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Atlas Glugged.

by Jeff Denworth Tuesday, 22 October 2013

(aka: You down with LHC? Yeah, you know me!)

# kill [terrible] [puns]

OK, OK…. I’ll cut to the chase on this one.

In these blogs, with customers, to random strangers – my loyal followers all know that I love to discuss how DDN technology is used to make the world better.  The examples are everywhere, many of which I’ve cited, others that I’ve yet to cite. That said, it’s very rare that an IT company gets to say that it is responsible for uncovering the basic building blocks of our physical existence. Today, I’m happy to declare that DDN systems have been associated with a monumental scientific discovery that has shaped the course of human history and our understanding of basic physics.

Two Three words:  Nobel freakin’ Prize.

First off, congratulations go to Messrs. François Englert and Peter W. Higgs, jointly awarded the 2013 Nobel Prize in Physics. Mr. Englert and Mr. Higgs theorized, independently about the (now called) Higgs particle and the origin of mass of subatomic particles.  The discovery of the Higgs particle was the product of decades of theorization and research by several independent research teams – where the Higgs theories were ultimately confirmed only through the construction of one of the largest scientific instruments of all time1, the Large Hadron Collider (LHC).

With a total budget of $9B, the LHC stands tall as the highest energy particle collider in existence.  The collider is 27km in circumference and even crosses borders.  More importantly, this feat of mankind is capable of 600 million particle collisions per second.  One of those happened to be caught in CERNs large scale data storage network and analyzed on some very high powered computing equipment.  If you’re looking for the sonogram of the baby Higgs, look no further than here:

Visualization of ‘the God Particle.’ So cute. Compliments of CERN (creative commons).

600 million collisions per second.  ALICE is one of 4 experiments that the LHC supports, and it has dedicated infrastructure (sensors, processors, etc.) to help it track and understand scientific phenomena specifically as it relates to the discovery of the Higgs Boson field/particle. It turns out this is a fairly data-intensive endeavor.

I’m just going to quote Wikipedia on this one, because I can’t write this stuff better myself “The detector generates unmanageably large amounts of raw data: about 25 megabytes per event (raw; zero suppression reduces this to 1.6 MB), multiplied by 40 million beam crossings per second in the center of the detector. This produces a total of 1 petabyte of raw data per second.”

Enter DDN. For over half a decade, DDN has been fortunate to be selected for its enterprise-class, highly-available systems by LHC partners and high energy physics researchers that require a balance between $/performance and $/capacity. More than cost efficiency, these customers also value operational uptime – and make the choice highly available platforms for the non-stop processing of fresh data from the main CERN facility.  These 11 x Tier-1 and over ~150 x Tier-2 LHC partners are actually responsible for the bulk of interpreting data from CERN experiments.  CERN, Triumf, SARA, BNL, Desy, IN2P3, KIT, NERSC and many, many other organizations are examples of sites that have selected DDN technology throughout the years.  As CERN completes their LHC upgrade and gets the collider back online, we look forward to onboarding many more customers – especially since the collider will be generating twice the data that it did previously, humbling lesser capable storage platforms.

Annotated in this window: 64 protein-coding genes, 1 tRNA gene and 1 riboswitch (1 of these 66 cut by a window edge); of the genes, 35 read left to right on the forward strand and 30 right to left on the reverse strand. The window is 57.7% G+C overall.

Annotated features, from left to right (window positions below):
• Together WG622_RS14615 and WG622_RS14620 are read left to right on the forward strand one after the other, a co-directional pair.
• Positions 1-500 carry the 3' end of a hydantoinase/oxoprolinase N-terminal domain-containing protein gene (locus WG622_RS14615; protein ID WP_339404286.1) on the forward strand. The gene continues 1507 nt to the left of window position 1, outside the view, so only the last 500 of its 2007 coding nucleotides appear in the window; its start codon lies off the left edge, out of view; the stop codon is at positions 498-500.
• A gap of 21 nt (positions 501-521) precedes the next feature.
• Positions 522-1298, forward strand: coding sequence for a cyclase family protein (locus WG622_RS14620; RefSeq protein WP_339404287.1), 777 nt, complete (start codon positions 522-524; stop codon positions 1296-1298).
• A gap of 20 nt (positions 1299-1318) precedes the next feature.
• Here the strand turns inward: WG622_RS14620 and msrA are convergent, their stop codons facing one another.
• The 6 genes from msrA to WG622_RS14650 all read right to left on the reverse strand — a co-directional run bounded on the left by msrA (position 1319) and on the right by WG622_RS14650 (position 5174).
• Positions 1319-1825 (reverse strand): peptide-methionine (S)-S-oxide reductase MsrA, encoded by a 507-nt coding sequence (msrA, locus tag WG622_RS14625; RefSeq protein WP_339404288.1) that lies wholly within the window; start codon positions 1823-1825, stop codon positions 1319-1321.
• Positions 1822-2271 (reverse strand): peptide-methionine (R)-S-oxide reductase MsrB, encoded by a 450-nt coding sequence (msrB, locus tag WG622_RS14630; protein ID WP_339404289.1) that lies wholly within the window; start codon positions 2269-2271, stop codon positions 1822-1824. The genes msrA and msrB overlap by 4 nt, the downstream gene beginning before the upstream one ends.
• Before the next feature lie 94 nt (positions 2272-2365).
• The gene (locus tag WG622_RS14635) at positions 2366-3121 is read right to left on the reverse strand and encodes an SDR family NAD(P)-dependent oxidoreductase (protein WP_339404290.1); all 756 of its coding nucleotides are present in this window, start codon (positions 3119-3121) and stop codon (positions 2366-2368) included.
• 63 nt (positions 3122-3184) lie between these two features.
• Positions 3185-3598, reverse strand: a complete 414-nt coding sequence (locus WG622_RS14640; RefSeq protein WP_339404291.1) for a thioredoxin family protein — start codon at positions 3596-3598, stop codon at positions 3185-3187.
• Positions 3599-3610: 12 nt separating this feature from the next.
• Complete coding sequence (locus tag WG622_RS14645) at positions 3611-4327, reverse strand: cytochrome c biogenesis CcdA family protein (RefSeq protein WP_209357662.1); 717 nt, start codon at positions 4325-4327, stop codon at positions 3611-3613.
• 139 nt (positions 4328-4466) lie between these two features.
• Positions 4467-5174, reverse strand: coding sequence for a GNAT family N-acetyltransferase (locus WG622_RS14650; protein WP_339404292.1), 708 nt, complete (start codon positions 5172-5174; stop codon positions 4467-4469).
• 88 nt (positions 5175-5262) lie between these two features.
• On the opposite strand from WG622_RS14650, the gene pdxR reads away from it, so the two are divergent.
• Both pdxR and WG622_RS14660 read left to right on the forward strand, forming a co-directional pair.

The math, for these organizations, is fairly simple when it comes to selecting DDN technology:  Our appliances can support, today, up to 1,680 hard disks in a SFA system.

- We can house over 3PB in a data center rack, minimizing data center sprawl

- We dilute the appliance cost of ownership across over 1500 commodity HDDs

- We support HEP-specific file systems, like dCache, as well as parallel file systems

- Our systems are highly robust, and can support any amount of failures while most times not even exposing the application environment to performance degradation

Net:Net – researchers can focus on research, not IT issues or budgetary challenges that are caused by the explosion of massive data sets.

I’ll let Jos van Wezel, from the Karlsruhe Institute of Technology (KIT), a CERN Tier-1 partner, valued DDN customer and proud owner of over 15PB of DDN storage, tell the story better than I ever could … see below from his talk at our June ’13 User Group.

 

So – what’s the point?

Well, I’m afraid I don’t have a profound thesis for this post, I simply want to stop and recognize the value of scientific computation and data analysis as the next pillar of the scientific method. I’d also like to congratulate all of the CERN partners who contributed in this wonderful discovery. Finally, I’d like to reflect on the emergence of a new era where 600 million ‘collisions’ easily happen every second.

This type of data creation isn’t exclusive to CERN. From Wall St. to Twitter, from genomics to video surveillance – sensors are everywhere.  Big data storage is a big part of the overall equation, and DDN is driving our innovation forward very rapidly these days to make sure you don’t need to be a Nobel Laureate to figure out how to extract value from data and accelerate insights.

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